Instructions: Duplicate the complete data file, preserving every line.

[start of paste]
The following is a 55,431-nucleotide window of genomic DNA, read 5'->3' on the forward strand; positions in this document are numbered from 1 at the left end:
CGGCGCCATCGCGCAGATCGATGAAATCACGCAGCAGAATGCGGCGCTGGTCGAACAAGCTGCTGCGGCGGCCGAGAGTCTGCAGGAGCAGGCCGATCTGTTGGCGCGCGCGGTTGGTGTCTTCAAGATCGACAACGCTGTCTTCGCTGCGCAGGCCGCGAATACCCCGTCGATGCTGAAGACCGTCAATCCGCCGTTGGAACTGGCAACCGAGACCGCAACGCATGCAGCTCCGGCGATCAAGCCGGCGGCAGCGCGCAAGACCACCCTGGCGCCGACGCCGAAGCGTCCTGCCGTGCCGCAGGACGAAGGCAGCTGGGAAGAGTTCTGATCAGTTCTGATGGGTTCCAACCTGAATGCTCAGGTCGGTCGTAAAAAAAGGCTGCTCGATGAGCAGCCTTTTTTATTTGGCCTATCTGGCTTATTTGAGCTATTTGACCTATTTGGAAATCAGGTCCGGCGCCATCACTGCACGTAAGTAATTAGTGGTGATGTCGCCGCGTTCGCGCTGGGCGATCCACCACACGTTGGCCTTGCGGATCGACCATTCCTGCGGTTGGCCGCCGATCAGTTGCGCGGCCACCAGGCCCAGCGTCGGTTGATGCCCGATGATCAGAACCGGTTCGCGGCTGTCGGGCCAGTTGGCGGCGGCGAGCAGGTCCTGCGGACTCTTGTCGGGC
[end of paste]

The following is a 55,431-nucleotide window of genomic DNA, read 5'->3' on the forward strand; positions in this document are numbered from 1 at the left end:
CGGCGCCATCGCGCAGATCGATGAAATCACGCAGCAGAATGCGGCGCTGGTCGAACAAGCTGCTGCGGCGGCCGAGAGTCTGCAGGAGCAGGCCGATCTGTTGGCGCGCGCGGTTGGTGTCTTCAAGATCGACAACGCTGTCTTCGCTGCGCAGGCCGCGAATACCCCGTCGATGCTGAAGACCGTCAATCCGCCGTTGGAACTGGCAACCGAGACCGCAACGCATGCAGCTCCGGCGATCAAGCCGGCGGCAGCGCGCAAGACCACCCTGGCGCCGACGCCGAAGCGTCCTGCCGTGCCGCAGGACGAAGGCAGCTGGGAAGAGTTCTGATCAGTTCTGATGGGTTCCAACCTGAATGCTCAGGTCGGTCGTAAAAAAAGGCTGCTCGATGAGCAGCCTTTTTTATTTGGCCTATCTGGCTTATTTGAGCTATTTGACCTATTTGGAAATCAGGTCCGGCGCCATCACTGCACGTAAGTAATTAGTGGTGATGTCGCCGCGTTCGCGCTGGGCGATCCACCACACGTTGGCCTTGCGGATCGACCATTCCTGCGGTTGGCCGCCGATCAGTTGCGCGGCCACCAGGCCCAGCGTCGGTTGATGCCCGATGATCAGAACCGGTTCGCGGCTGTCGGGCCAGTTGGCGGCGGCGAGCAGGTCCTGCGGACTCTTGTCGGGC